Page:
At least a dozen major international companies have established offshore development centres in Russia. These include Motorola, Intel, Sun, Boeing, LG, Lucent and Nortel.
Other advantages are competitive labour costs, proximity to Western Europe and good transportation links to the USA, a shared European culture and history that facilitates cross-cultural understanding.
Indian strengths in software outsourcing are well-known, so we will be brief here. The Indian software industry is a decade older than Russia's and has gained a world-wide reputation for its software development resources. Bengalore vendors have strong business ties with the Indian diaspora in the USA. It is no exaggeration to say that Indian experts hold leading positions in the US IT-sector.
Indian companies have proven their commitment to quality. The majority of companies worldwide which have achieved CMM Level 5 are located in India.
However, the IT industry in India today faces geopolitical risk that has come to weigh on procurement decisions of even its faithful foreign clientele. There is the ongoing sabre rattling between India and Pakistan over Kashmir and other border flash points. An outbreak of war has seemed close several times in the last year. And there is also the unrelated but still real anxiety of frequent business travelers to the region that Al Qaeda of nearby Afghanistan and Pakistan has not been totally vanquished and exposes them to unwanted risks.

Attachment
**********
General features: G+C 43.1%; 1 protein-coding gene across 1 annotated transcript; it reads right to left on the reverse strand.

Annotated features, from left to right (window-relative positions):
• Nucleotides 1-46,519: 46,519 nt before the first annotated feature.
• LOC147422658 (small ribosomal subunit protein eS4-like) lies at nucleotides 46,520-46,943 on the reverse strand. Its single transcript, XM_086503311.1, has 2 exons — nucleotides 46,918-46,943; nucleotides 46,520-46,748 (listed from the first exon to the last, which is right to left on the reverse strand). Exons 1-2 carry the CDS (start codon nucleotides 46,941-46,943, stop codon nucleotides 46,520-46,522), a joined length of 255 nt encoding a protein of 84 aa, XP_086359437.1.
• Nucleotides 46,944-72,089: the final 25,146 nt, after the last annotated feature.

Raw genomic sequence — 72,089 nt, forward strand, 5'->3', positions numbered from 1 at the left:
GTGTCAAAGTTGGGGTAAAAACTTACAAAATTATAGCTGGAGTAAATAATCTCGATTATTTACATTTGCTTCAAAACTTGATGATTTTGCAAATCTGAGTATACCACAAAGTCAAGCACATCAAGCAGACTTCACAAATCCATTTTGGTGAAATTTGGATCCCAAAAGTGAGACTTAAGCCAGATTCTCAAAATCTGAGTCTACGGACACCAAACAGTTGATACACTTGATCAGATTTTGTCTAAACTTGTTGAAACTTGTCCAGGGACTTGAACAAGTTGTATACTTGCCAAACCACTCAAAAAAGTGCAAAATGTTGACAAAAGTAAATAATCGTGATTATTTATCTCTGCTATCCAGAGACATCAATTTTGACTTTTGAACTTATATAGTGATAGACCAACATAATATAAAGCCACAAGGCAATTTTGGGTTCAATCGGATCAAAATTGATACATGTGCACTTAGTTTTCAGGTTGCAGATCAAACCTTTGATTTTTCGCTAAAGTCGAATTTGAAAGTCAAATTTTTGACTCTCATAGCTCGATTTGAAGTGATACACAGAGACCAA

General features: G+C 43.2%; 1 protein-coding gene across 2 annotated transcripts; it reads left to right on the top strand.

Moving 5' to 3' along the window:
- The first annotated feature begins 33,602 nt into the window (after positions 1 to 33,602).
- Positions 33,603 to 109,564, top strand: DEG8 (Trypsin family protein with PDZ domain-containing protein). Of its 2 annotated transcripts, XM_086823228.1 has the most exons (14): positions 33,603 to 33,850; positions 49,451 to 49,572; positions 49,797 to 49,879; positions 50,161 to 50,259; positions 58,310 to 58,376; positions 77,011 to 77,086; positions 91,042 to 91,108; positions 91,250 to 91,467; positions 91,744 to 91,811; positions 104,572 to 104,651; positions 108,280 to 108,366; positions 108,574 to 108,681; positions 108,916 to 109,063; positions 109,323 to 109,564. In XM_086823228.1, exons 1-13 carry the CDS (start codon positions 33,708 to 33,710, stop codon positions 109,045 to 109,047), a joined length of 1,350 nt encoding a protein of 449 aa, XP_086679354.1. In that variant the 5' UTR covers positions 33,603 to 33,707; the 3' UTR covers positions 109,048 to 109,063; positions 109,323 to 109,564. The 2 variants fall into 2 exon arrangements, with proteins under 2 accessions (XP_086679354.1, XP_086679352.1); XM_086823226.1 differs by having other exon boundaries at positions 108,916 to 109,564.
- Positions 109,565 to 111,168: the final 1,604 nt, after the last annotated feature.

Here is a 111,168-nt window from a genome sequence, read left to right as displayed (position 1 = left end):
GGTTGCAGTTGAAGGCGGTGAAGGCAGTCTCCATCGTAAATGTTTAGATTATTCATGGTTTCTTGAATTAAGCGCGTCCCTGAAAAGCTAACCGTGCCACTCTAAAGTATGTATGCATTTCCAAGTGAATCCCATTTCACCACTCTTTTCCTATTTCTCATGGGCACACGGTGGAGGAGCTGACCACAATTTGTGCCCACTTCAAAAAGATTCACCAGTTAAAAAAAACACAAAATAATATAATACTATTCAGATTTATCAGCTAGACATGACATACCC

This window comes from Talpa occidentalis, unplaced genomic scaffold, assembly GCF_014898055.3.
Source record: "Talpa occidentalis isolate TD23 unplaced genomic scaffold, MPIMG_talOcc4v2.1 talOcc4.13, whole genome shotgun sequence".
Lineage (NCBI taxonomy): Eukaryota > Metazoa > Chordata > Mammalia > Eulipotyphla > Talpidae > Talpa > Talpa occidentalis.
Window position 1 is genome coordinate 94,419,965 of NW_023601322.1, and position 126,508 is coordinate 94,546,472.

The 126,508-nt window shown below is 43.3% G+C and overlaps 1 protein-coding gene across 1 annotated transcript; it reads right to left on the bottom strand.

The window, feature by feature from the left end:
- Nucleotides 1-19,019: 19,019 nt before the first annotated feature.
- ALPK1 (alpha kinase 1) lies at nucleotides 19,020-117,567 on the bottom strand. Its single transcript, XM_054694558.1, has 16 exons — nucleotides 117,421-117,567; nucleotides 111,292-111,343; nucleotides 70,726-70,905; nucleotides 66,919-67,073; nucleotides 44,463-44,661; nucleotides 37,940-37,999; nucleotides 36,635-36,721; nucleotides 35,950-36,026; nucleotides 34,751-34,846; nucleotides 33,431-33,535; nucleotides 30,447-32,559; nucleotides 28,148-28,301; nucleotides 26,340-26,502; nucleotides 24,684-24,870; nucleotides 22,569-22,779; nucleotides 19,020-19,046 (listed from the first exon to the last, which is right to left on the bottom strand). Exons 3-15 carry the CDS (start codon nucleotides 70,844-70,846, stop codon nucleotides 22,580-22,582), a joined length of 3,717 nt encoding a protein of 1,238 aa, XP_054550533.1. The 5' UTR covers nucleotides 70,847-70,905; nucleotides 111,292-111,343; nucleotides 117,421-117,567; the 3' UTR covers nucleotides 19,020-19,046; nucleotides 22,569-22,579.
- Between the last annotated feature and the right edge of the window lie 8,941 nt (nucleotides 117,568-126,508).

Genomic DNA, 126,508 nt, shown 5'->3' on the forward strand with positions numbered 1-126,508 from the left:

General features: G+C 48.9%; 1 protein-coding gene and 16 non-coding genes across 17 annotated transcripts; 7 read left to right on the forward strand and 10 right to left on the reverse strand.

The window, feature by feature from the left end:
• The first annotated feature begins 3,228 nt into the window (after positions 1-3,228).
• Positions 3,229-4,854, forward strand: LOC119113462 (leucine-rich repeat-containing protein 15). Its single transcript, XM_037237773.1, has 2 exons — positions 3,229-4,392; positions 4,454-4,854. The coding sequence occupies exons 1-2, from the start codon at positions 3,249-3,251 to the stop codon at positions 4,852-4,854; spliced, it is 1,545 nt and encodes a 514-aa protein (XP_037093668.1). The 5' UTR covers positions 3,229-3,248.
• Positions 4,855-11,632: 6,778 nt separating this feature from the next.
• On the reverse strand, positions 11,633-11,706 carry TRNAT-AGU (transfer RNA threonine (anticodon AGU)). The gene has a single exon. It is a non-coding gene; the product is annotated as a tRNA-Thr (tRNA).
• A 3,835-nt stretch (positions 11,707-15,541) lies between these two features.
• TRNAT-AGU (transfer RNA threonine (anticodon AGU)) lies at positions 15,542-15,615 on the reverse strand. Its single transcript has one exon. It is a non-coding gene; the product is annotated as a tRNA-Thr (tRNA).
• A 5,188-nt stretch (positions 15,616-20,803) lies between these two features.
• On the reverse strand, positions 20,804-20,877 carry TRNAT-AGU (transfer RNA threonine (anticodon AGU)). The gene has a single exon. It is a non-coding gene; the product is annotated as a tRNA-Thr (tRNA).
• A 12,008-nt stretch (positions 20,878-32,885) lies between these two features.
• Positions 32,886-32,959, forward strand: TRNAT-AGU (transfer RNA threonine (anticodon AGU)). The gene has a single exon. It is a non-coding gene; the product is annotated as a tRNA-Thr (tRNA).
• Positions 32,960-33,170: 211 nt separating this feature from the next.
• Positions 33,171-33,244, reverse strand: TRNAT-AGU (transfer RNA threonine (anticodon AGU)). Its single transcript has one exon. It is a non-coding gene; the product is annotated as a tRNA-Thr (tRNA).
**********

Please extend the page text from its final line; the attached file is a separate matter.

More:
Meanwhile, Russia's standing in the geopolitical risk scorecards of management consultancies have gone in the opposite direction from India's these past 18 months. The economic and political climate has stabilized and improved during President Vladimir Putin's first term in office. Putin enjoys popular support in his domestic constituency as well as an increasing respect in the international community.
Russia's debt and credit ratings are improving. Standard &Poor's recently revised its outlook for Moscow and St. Petersburg to positive from stable and affirmed its B+ long-term credit and debt ratings on the two cities. Major legislative, regulatory and legal reforms planned and/or underway as well as rapid adoption of international accounting standards suggest stronger prospects for continued improvement of Russia's economy, international standing and general business climate.
Political and legislative changes are beginning to exert a positive influence on the Russian offshore software development industry. The Russian government is planning to introduce tax privileges for software developers and IT specialists. Other programs including incubators to train new entrepreneurs and cooperative research programs such as the Russian Ministry for Economic Development's recently announced .6 billion Electronic Russia Program are taking shape. There is a growing understanding of the role the industry should play in a modern Russian economy. The authorities, media, industry and academic communities now agree that offshore software development is one of the markets where Russia must be competitive.